For my birthday, my twenty-three year old son gave me a gift that I will always treasure. It was a letter he had written, chronicling some of his childhood memories, and thanking me for the part I had played in helping him grow into the man he is becoming. Sprinkled throughout were recollections of times when I had said “no” to something he wanted, followed by a comment from his now-adult vantage point, appreciating that I had held my ground about whatever it was that, in retrospect, he could see had not been in his best interest.
I sat quietly, touched by this gift not only because my son had shared something so sweet, but because his reflections allowed me to recall those experiences when I had struggled to stay present with his unhappiness rather than scrambling to transform things more to his liking.
I remembered those times when I had to be what I now call the ‘Captain of the Ship’, sacrificing approval from my son that my ego wanted in favor of his safety or welfare. Those moments weren’t easy; like most parents, I wanted my child to like me and to be happy. But I knew that while my painbody might try to get me to cave in to please my son or avoid the discomfort of establishing boundaries, I could choose to simply be with my uneasiness and my son’s frustration, without trying to change either.
In my work with parents, I talk about the challenge of avoiding power struggles or coming across as desperate and needy when things with our child aren’t going as you wish. When we are the Captains of the Ship, we are capable of navigating whatever storm our child is sailing through, demonstrating a willingness to stay in the moment while he is upset without explaining, debating or trying to fix his problem.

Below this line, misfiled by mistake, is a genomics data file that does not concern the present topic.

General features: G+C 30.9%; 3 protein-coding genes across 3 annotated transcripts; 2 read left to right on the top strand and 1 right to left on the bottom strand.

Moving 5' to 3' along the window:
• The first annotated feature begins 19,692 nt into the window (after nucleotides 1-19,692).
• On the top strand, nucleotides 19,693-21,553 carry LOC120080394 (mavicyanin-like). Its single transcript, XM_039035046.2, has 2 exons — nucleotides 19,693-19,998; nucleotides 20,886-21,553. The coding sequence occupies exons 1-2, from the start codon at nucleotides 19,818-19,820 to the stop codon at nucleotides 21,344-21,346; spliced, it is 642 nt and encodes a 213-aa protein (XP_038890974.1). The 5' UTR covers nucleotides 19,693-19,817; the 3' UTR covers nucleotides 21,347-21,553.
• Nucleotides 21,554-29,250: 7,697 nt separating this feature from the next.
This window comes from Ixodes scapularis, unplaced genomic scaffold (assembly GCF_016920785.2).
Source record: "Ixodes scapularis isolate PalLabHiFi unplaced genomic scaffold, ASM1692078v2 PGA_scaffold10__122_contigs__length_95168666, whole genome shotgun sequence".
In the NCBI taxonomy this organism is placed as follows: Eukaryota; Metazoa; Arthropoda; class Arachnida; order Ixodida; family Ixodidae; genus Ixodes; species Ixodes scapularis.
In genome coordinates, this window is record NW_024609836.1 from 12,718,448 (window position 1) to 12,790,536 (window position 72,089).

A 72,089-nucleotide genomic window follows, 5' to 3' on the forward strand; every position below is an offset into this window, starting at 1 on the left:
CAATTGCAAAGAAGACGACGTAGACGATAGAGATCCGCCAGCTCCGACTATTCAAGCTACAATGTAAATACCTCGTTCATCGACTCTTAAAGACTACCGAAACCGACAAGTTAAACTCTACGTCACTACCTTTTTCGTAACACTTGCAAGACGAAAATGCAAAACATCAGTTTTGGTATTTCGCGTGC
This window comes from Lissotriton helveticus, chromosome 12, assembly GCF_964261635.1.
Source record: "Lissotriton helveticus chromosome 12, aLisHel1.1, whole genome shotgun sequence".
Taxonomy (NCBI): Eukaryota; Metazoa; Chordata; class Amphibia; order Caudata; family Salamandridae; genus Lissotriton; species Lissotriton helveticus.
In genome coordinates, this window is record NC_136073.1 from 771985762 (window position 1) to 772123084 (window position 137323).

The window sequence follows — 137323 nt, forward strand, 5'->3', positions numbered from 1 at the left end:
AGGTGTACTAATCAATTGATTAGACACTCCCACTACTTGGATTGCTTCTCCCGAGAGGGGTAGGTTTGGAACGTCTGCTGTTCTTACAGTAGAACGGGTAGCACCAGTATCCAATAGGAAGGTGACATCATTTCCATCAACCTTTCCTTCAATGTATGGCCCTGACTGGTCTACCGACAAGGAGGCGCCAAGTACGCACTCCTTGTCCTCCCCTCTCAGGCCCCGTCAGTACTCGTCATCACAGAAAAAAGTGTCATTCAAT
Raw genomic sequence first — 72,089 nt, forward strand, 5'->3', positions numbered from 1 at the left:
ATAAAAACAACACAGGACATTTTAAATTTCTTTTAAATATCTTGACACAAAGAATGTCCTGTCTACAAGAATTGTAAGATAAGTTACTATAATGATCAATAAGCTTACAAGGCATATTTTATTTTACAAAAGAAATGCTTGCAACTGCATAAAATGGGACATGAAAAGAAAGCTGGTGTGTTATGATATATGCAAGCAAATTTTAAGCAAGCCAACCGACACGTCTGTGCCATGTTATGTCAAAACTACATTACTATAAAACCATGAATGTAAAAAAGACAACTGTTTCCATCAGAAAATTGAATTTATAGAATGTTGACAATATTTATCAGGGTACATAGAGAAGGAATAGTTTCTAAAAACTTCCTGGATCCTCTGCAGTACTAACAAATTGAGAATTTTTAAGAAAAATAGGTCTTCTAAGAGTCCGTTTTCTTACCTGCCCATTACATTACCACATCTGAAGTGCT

Our child says, “I hate this dinner. Why can’t we have frozen pizza like Eddie gets every night?” We may take his upset personally. “Frozen pizza has no nutritional value. Why can’t you appreciate the wonderful meals that I work so hard to prepare?” At war with what is, we push against our child, participating in the power struggle that disconnects us from our hearts and sets up an adversarial relationship with our child.
If, however, we are able to Captain the ship, simply allowing our child to experience his frustration without feeling a need to remedy it, we may respond with, “It sounds like you’re tired of fish and veggies…You were hoping for pizza tonight…” without debating the merits of healthy food or heading to the kitchen to prepare an entirely new meal.
As Eckhart Tolle says in A New Earth, “while the child is having a painbody attack, there isn’t much you can do except to stay present so that you are not drawn into an emotional reaction. The child’s painbody would only feed on it. Painbodies can be extremely dramatic. Don’t buy into the drama. Don’t take it too seriously. If the painbody was triggered by thwarted wanting, don’t give in now to its demands. Otherwise, the child will learn: ‘The more unhappy I become, the more likely I am to get what I want’” (page 106).
This idea is what is powerful. When we argue or negotiate with a child while he or she is caught up in an emotional hurricane, we only make the winds blow more fiercely. Instead, parents can stay quiet and still, listening with a loving and open heart, without having an agenda for making things different than they are.
Embracing this moment as we parent with presence, even during the challenging times, offers us a gift that truly does keep on giving—for us, and for our children.
Susan Stiffelman is the author of Parenting without Power Struggles, a guidebook for transforming your day-to-day parenting life. For more information on being the Captain of the ship, please visit here.